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Defense files petition for new trial for Potter women in ‘Facebook Murders’ case; says new evidence could change outcome

By Angie A. Gambill

A petition was filed in Washington County, TN yesterday, July 7, 2016 by Attorney Randy Fallin on behalf of Barbara and Jenelle Potter, the mother and daughter convicted in the 2012 murders of Billy Payne, Jr. and Billie Jean Hayworth. Fallin, defense attorney for the Potter women, says that new evidence has come to light that he feels could change the outcome of the trial.

According to Fallin, the book written about the case by prosecuting attorney Dennis Brooks and published after the conclusion of the trial, contained information not made available to the defense before or during the proceedings. Fallin says the book contains previously unknown statements made by Jamie Lynn Curd, Jenelle’s boyfriend, who pleaded guilty and testified against her.

In comments to The Tomahawk on Friday morning, Fallin expressed his belief that the prosecution was obligated to provide this evidence to the defense, and that they did not do so. He says his approach to some of the witnesses would have been different had they been privy to the information at the time.

“You can’t discover new evidence, sit on it and then not use it,” said Fallin.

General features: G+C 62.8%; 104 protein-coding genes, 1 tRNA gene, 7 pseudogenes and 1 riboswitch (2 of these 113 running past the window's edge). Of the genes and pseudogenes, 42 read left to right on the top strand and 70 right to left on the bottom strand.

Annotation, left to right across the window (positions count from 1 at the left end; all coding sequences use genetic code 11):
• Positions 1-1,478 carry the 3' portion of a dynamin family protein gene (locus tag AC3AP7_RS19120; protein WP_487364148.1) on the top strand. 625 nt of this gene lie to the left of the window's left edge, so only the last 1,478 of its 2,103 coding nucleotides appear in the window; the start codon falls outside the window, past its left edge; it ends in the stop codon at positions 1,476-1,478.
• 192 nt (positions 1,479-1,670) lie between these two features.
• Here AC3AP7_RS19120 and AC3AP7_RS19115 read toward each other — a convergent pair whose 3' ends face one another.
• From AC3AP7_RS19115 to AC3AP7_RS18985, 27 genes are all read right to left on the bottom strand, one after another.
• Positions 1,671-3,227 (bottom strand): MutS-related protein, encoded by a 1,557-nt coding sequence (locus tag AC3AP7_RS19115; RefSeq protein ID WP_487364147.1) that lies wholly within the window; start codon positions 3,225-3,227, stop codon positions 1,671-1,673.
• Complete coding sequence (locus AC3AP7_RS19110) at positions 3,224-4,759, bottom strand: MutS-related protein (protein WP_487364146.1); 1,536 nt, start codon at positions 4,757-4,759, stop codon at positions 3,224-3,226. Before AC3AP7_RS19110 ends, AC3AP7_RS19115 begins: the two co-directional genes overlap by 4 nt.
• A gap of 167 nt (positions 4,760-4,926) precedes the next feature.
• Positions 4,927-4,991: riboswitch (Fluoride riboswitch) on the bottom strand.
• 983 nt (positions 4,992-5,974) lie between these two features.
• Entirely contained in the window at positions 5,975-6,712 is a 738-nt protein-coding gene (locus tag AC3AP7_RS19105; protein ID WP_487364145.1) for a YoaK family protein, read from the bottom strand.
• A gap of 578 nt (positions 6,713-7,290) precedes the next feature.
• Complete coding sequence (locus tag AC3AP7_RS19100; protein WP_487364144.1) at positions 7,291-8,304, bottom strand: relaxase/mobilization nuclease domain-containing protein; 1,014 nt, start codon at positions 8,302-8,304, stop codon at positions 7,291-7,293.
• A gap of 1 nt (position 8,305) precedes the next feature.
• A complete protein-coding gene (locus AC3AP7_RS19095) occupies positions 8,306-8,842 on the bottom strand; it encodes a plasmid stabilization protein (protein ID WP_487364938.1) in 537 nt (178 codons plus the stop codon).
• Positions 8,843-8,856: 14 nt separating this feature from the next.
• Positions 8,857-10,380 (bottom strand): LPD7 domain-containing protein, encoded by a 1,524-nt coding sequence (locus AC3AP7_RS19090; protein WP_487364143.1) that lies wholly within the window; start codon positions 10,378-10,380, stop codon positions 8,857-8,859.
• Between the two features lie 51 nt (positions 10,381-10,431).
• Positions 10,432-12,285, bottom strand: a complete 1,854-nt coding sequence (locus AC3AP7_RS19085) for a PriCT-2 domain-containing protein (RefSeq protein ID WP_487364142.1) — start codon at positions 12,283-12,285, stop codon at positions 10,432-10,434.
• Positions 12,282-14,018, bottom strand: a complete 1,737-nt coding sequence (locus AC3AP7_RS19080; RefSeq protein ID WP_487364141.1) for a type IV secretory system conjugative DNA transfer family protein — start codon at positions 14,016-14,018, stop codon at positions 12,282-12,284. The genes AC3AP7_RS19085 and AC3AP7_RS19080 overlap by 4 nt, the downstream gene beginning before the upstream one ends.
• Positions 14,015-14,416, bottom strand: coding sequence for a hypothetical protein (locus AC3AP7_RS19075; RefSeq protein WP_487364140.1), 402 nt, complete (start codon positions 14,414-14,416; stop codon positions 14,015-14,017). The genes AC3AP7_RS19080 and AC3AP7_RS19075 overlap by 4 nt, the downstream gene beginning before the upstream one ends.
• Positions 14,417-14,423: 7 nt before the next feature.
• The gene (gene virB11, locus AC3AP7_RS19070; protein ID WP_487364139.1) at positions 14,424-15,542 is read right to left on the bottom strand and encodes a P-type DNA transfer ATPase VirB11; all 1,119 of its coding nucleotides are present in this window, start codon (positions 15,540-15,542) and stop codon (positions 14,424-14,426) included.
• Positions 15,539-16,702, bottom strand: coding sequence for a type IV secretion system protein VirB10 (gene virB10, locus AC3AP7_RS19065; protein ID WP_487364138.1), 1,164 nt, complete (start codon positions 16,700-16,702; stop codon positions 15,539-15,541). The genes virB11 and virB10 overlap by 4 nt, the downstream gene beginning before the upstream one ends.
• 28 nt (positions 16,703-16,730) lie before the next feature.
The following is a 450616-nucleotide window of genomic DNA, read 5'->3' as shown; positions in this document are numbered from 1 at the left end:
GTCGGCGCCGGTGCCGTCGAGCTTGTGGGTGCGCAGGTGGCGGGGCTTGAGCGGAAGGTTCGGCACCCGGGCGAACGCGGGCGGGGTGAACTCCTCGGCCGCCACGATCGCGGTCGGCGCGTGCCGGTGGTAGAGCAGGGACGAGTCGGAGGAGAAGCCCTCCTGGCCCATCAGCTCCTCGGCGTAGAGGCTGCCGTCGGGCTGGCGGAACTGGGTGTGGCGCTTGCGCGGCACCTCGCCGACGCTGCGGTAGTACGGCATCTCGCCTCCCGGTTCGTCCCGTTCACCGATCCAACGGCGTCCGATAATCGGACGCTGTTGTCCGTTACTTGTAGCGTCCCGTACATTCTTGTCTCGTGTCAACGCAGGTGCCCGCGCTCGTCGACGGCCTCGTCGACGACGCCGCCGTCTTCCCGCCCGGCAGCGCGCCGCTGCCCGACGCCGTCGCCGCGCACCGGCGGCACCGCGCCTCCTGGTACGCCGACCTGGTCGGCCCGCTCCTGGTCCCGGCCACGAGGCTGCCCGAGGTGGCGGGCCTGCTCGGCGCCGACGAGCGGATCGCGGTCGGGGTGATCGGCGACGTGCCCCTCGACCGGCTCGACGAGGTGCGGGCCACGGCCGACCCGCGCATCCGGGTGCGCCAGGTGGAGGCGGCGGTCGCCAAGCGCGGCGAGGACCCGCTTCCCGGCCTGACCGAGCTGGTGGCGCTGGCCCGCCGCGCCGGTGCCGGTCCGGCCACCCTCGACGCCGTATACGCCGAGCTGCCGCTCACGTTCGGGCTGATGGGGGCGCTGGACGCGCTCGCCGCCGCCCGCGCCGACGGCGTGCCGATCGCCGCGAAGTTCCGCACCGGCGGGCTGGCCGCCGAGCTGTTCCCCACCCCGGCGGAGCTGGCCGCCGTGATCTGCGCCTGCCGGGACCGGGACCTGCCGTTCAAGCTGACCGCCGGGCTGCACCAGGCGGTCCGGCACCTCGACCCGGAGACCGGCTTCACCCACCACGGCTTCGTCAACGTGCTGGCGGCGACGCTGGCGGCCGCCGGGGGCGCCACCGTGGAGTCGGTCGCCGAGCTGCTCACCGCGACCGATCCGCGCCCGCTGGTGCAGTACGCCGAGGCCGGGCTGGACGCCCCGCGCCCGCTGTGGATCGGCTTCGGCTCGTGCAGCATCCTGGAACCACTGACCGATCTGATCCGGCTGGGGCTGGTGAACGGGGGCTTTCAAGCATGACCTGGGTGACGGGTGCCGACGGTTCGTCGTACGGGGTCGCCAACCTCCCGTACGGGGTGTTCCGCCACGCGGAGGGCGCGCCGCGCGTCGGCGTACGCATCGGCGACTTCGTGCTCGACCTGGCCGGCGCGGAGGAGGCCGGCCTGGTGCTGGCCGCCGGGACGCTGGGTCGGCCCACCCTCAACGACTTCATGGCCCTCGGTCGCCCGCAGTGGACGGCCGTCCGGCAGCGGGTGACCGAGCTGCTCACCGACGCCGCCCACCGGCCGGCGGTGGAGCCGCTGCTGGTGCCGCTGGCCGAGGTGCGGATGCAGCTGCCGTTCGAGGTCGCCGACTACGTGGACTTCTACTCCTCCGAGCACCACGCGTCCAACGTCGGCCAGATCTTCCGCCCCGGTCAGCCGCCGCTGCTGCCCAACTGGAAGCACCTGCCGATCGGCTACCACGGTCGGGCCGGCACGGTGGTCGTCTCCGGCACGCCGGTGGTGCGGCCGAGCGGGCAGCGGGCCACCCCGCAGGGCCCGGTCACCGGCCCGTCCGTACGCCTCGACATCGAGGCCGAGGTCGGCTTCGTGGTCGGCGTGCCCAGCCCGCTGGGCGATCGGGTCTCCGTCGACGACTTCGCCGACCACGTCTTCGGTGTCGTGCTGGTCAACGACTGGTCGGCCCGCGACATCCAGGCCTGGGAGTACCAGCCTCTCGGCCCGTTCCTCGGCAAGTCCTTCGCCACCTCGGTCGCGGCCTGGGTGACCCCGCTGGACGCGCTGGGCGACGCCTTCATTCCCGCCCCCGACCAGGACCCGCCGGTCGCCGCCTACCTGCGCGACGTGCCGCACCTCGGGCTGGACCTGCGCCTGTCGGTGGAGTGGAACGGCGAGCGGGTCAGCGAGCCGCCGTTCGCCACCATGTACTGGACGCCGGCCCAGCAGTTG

The petition filed on Thursday asks for a determination from the court that a new trial is warranted for the Potter women.

Fallin says that he has no time frame on how long this process could take because the judge that presided over the case, Judge Jon Kerry Blackwood, has since retired and current chief judge, Stacy Street, is on vacation at present.

Brooks’ book, “Too Pretty to Live, the Catfishing Murders of East Tennessee,” was released February 9 of this year and follows the case of what has become known as the Facebook murders where local residents, Billie Jean Hayworth and Billy Payne, were found murdered in their home, their infant son unharmed in his mother’s arms.

According to Brooks in a December 23, 2015 Tomahawk story about the release of the book, the idea to write it came after the verdict was rendered.

Shortly before the release of the book, Cameron Hyder, an attorney for the defense team, had asked Judge Blackwood to consider keeping Brooks from publishing his book until all appeals were exhausted in the case. Blackwood informed Hyder he was unable to rule on the request as he had no authority to stop book publication, but the request could be addressed later in the Criminal Court of Appeals. All motions brought by Hyder that day with regard to preventing Brooks from publishing his book were denied.

Assistant District Attorney Dennis Brooks could not be reached for comment at this writing.